Are Our Beliefs Flawless or Flawed?
If we claim to know the truth, that implies every other perspective is wrong
The book of Job is mostly dialogue between Job and his four “friends,” with God having the final word—as he should. The words of Job’s four friends aren’t much help. At one point in Zophar’s monologue he claims that Job said his beliefs are flawless and he is pure before God. No one stands pure before God, just as no one is flawless in what they believe.
However, today many people carry this same assumption about themselves: that their beliefs are flawless. Yes, we must seek truth in our pursuit of God, but we must hold it loosely. After all, we might be wrong.
Unfortunately, not many people see it this way. They see their viewpoints as unassailable and without fault. This implies that all other perspectives are in error. These other people are, therefore, wrong in what they believe.No one’s beliefs are flawless, and that includes our own. Click To Tweet
When it comes to matters of faith, it seems no one stands in complete agreement with anyone else. Though some may hold views closely aligned with what others say, 100 percent harmony doesn’t happen. Or if it does, it doesn’t last long. Inevitably differences of opinion will occur.
That’s a huge factor as to why we have 43,000 denominations in our world today. When people disagree, they draw lines. They push away those with different beliefs, even those with slightly different views.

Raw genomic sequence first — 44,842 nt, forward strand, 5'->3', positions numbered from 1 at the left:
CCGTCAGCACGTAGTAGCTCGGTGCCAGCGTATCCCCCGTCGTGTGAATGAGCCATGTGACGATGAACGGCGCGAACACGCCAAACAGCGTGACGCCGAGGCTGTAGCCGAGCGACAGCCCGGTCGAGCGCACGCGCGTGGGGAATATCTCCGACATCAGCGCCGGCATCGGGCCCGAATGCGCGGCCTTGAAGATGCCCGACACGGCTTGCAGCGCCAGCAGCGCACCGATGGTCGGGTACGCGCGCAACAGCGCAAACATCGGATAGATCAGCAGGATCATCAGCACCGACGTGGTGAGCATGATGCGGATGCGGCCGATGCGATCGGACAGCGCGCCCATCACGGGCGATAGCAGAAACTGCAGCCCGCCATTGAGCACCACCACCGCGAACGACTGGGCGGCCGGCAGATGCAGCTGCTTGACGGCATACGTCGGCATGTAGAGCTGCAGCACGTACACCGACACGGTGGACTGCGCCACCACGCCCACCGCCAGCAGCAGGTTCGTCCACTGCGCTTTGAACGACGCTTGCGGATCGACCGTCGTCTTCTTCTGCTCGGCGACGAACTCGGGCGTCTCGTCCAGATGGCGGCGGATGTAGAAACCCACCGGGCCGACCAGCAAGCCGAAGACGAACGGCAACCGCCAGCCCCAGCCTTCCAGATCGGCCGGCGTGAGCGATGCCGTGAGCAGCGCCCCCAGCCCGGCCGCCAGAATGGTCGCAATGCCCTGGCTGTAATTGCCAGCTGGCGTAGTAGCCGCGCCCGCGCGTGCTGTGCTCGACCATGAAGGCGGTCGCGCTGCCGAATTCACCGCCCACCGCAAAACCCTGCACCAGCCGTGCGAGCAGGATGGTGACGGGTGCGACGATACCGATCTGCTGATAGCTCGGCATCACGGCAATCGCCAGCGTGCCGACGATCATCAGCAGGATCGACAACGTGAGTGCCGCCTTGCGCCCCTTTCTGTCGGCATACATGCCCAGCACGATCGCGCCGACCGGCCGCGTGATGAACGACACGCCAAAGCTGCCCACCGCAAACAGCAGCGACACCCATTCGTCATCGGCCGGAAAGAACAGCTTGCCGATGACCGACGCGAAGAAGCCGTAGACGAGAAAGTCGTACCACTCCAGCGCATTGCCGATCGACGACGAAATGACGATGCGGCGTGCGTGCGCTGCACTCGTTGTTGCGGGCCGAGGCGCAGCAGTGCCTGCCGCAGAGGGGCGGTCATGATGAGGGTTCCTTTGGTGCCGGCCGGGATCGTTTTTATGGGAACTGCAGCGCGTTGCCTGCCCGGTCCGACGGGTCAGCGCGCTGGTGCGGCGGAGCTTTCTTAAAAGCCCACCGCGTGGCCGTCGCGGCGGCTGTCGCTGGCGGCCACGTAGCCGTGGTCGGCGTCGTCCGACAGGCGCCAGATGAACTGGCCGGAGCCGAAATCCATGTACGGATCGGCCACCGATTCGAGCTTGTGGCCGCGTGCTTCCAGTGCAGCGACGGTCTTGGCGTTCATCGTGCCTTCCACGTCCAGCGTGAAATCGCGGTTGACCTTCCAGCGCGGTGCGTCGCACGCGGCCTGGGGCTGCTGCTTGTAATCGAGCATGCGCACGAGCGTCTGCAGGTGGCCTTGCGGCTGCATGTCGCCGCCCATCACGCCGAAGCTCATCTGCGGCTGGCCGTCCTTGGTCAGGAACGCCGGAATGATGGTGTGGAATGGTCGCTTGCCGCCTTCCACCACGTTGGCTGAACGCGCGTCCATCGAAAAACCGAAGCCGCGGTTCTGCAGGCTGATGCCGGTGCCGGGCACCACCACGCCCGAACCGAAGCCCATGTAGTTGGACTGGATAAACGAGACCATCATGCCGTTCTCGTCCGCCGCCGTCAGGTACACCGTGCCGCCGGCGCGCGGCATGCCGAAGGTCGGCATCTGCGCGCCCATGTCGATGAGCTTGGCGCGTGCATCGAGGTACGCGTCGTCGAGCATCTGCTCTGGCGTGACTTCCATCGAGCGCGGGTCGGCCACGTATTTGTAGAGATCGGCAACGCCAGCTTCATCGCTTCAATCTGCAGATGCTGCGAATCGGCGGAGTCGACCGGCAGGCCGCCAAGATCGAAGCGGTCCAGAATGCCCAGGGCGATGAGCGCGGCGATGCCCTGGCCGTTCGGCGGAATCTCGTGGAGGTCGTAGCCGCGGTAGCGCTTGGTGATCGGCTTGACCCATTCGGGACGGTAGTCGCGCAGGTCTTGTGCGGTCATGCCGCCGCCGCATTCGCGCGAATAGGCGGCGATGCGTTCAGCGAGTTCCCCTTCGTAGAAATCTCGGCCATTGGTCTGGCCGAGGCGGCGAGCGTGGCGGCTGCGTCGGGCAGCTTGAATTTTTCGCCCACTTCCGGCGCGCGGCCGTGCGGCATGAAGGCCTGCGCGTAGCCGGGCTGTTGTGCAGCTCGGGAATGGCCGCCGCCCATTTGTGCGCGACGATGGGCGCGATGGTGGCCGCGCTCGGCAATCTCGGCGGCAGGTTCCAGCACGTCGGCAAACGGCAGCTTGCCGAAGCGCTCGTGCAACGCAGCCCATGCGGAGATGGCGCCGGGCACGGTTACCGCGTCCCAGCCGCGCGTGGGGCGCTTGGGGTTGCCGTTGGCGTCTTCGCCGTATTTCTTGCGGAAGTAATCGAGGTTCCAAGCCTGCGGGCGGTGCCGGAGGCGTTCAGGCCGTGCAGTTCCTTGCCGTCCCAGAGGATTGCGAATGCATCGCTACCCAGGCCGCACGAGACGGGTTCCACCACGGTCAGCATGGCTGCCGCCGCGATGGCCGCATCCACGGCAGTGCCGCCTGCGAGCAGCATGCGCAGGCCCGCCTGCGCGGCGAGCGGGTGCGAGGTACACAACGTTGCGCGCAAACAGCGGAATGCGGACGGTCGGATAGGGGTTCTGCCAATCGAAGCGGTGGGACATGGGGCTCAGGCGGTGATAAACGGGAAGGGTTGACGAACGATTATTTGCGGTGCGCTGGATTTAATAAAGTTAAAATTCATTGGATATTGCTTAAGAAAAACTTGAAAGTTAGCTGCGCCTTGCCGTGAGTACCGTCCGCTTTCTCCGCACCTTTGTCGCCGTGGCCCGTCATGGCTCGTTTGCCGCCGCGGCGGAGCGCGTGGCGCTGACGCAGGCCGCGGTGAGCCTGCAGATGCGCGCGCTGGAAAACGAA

Our Beliefs are Flawed
Yet no one’s beliefs are flawless, and that includes our own.
Instead of arrogantly assuming our beliefs are faultless, we should instead adopt the humble viewpoint that our beliefs are flawed: mine, yours, everyone’s. It’s as if we’re seeing through a mirror dimly (1 Corinthians 13:12). What we know now, what we think we know now, we see in part. And for now, that needs to be enough. Later, we’ll see in full, but that won’t occur while we’re on this planet. It will happen later.
For now we must humbly accept the reality that our theology is incomplete, that no matter how sincere, our beliefs are flawed.
Discover more in Peter’s new book Dear Theophilus Job: 40 Insights About Moving from Despair to Deliverance. In it, we compare the text of Job to a modern screenplay.
Peter DeHaan writes about biblical spirituality, often with a postmodern slant. He seeks a fresh approach to faith and following God through the lens of scripture, without the baggage of made-up traditions and meaningless practices. Read more in his books, blog, and weekly email updates.